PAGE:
Do you feel as if you could be a target? Do you wonder whether you’re safe while shopping or at church or attending a summer concert?
If those questions are nagging at you, you’re not alone — especially after yet one more deadly weekend in America.
Twenty-two innocent people were killed and more than two dozen wounded at a Walmart in El Paso, Texas. Less than 13 hours later, nine people were killed and 27 injured in Dayton, Ohio, where authorities said a gunman wearing body armor mowed down his victims in just 30 seconds.
There have been 251 mass shootings in the U.S. this year, according to data from the nonprofit Gun Violence Archive, which tracks every mass shooting in the country. The Gun Violence Archive defines a mass shooting as any incident in which at least four people were shot, excluding the gunman.
For those of you who think it can’t happen here, we remind you of Feb. 14, 2008, when five students were killed and 17 injured at Northern Illinois University. The gunman killed himself.
There isn’t a community in America that hasn’t been affected by gun violence.
Thoughts and prayers for the victims and their families are important, but without imminent divine intervention, we mortals need to act.
And there’s the problem. We can’t decide what action to take. Politicians are vowing to do something, but do you believe anything will happen before the 2020 election? There are all sorts of proposals, but we’ve heard many of those before and they went nowhere. We thought there would be changes in gun laws after the 2012 mass shooting at Sandy Hook Elementary School in which 26 people were killed, but nothing changed and the killings continued.
We don’t foresee any real leadership emerging on this issue.
The majority of Americans believe in sensible gun control, but one person’s sensible is another’s infringement on Second Amendment rights. Who defines what sensible looks like? Too bad sensible doesn’t have a lobby.
Better access to mental health care? Sure, we all favor that — in theory, at least – but when it comes down to creating budgets, whether at the local, state or federal level, mental health funding always seems to be the first thing to get cut.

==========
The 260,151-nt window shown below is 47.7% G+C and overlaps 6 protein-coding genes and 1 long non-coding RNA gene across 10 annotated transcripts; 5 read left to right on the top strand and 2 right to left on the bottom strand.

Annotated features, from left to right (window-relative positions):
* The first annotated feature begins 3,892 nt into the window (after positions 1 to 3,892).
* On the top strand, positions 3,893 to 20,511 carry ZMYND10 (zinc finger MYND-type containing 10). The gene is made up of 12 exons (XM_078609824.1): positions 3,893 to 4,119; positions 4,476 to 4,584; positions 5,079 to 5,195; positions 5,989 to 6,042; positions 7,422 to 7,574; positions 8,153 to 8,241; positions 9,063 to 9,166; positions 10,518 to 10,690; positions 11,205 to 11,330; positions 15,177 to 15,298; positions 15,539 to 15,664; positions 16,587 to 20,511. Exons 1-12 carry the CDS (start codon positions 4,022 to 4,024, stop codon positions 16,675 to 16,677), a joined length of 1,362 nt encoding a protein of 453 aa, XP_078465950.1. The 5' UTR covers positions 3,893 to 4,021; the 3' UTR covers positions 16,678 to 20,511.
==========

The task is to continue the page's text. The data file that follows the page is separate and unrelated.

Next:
There is one action you can take, however, and, as simple as it sounds, it will pay off in the long run.
Make gun violence a voting issue. If your safety and that of your loved ones isn’t a voting issue, nothing is.
Carry the images of last weekend’s violence into the voting booth. Think of the people who were gunned down in El Paso while shopping for school supplies and imagine yourself at the scene. It’s not that hard to do.
Then think of the mother who died shielding her infant son and the father who died trying to shield them both in Dayton. Imagine yourself as that mother or father. Again, it’s not hard to do.
But for some reason we find it hard to get out and vote. Voting is easy. If your calendar is booked on Election Day, you can vote early or by absentee ballot. Still, people find an excuse not to vote. Voter turnout was at a 20-year low in 2016. About 55 percent of Americans went to the polls. The previous low in a presidential election year was 53.5 percent in 1996.
Politicians seem to fear losing their jobs above all else. Voters should send some of them back home and elect women and men with the backbone to take on the challenge of gun violence.
If you don’t like public policy on guns or anything else, there is one certain way you can effect change.
Rockford Register Star, Aug. 7